Update (Saturday 11pm)
Two number-crunchers out in web-land have made the effort to identify which votes have gone missing by comparing booth results from the first and second counts, and they have reached the same conclusion: but for the missing votes, the result at the decisive point in the count would have been very close to a tie. One is Ben Raue at the Tally Room, while the other is an anonymous commenter on a pseudonymous blog that of Truth Seeker, whose statistical work on the Senate count process has won great acclaim. Despite the obscurity of the latter source, he or she is clearly well on top of the situation.
It is clear that what has gone missing is bundles of votes for particular parties, the numbers of which can be determined with considerable precision despite the minor adjustments to the vote totals which legitimately resulted from the recount process. I will now deal with the four booths in turn, using the numbers determined by Anonymous. Keep in mind that the only votes with the capacity to change the result are those cast for Shooters & Fishers, Australian Christians or the smaller micro-parties which fed them preferences: Australian Independents and the Fishing & Lifestyle Party in the former case, No Carbon Tax Climate Sceptics in the latter.
Mount Helena: This booth produced the most important discrepancy with the disappearance of its complement of above-the-line votes for Shooters & Fishers, of which there were 14. Also gone are the Liberals’ tally of 370 above-the-line votes, together with nine for Animal Justice.
Wundowie: Together with its 29 informal votes, the above-the-line votes of nine different parties have disappeared from this booth. Those relevant to the result are three votes for Australian Christians and one each for No Carbon Tax and Australian Independents. Also gone: 166 Liberal, 164 Labor, eight Smokers Rights, seven Help End Marijuana Prohibition, five Wikileaks, and one Katter’s Australian Party.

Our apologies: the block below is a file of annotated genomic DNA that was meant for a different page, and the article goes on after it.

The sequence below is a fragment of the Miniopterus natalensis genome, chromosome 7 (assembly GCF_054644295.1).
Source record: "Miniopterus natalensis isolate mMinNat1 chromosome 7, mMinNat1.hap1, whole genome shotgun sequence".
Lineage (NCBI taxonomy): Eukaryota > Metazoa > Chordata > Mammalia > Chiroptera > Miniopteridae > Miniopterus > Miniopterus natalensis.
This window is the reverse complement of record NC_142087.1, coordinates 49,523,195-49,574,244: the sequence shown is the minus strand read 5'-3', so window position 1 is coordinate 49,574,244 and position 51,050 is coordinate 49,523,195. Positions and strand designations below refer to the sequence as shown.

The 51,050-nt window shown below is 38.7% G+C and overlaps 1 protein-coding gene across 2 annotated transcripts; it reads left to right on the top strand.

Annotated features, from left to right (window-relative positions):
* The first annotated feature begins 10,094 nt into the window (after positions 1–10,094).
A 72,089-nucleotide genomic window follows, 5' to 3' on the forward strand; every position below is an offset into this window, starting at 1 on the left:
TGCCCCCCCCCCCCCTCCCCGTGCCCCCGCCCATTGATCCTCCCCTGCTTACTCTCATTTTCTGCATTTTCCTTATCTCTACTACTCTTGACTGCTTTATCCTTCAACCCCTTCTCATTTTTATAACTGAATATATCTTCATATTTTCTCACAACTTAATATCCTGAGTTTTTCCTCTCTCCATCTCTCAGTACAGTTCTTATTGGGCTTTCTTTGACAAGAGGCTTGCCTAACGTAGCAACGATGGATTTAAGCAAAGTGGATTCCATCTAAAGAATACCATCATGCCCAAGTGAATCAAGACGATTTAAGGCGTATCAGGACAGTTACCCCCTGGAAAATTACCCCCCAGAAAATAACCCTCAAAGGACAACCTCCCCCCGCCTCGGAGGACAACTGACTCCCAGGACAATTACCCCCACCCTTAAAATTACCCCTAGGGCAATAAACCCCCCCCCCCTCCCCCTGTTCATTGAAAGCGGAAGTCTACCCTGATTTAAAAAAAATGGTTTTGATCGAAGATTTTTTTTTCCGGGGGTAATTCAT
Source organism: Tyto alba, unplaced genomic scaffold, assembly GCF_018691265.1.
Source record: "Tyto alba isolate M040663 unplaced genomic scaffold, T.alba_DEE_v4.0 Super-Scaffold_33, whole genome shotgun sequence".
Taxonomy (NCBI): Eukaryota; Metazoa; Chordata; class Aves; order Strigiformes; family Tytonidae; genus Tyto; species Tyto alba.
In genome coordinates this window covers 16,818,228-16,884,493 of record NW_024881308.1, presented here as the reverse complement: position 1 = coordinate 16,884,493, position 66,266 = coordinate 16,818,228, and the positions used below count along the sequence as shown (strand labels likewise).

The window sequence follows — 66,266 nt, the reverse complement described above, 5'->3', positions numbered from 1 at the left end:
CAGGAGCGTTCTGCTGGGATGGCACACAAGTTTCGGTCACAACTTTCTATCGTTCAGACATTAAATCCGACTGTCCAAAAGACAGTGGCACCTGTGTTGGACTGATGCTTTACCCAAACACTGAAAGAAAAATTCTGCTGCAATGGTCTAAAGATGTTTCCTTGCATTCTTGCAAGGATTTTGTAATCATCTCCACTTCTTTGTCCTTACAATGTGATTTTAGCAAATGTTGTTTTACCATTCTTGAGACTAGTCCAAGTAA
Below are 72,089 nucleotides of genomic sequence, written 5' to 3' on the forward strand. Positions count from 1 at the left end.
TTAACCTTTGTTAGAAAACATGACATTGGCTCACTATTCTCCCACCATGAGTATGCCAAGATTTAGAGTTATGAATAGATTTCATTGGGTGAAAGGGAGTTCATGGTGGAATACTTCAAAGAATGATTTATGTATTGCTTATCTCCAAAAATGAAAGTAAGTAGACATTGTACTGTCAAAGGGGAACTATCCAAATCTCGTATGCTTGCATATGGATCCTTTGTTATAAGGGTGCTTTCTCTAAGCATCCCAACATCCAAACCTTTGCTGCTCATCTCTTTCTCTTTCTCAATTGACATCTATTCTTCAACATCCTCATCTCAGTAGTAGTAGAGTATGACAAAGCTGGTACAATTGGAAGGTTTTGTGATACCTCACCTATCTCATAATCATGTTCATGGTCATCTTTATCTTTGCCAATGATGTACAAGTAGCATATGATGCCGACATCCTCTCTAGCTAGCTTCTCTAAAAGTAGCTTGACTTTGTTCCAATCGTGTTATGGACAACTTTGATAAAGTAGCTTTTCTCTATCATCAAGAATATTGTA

Bunbury East: The 152 votes missing from this booth appear to be the above-the-line votes for nine parties, the only ones relevant to the result being three for Australian Independents and one for No Carbon Tax Climate Sceptics. The others were 112 votes for the Greens, 12 for Animal Justice, 11 for Family First, six for Wikileaks, three for Stop the Greens, two for Katter’s Australian Party and one for the Secular Party, together with 77 of the 81 informal votes cast at the booth.
Henley Brook: This one was straightforward and, ultimately, not important: 349 Liberal above-the-line votes are missing, leaving 286 still in the count.
Tallying that up suggests Shooters & Fishers have lost 18 votes and Australian Christians five. Ben Raue’s calculation is very slightly different at nineteen and four, as he counts a missing Australian Fishing & Lifestyle Party vote and has one less vote missing for Australian Christians, which Anonymous thinks likely to have been genuine recount corrections. Either way, the numbers suggest that reverting to the first-count results for these booths, as I have been advocating, would cause the result to flip back to Louise Pratt and Dio Wang based on the smallest margins imaginable one vote by Anonymous’s reckoning, and three by Ben Raue’s.
For the vast civilian majority in Western Australia that would sooner not have to vote again, today’s conclusion of the Senate election recount has delivered the worst possible outcome, with the original result overturned by an excruciatingly narrow margin. On the basis of the unquestionably flawed and incomplete recount, Greens Senator Scott Ludlam and Australian Sports Party candidate Wayne Dropulich will be declared the winners in place of Labor Senator Louise Pratt and Palmer United Party candidate Dio Wang.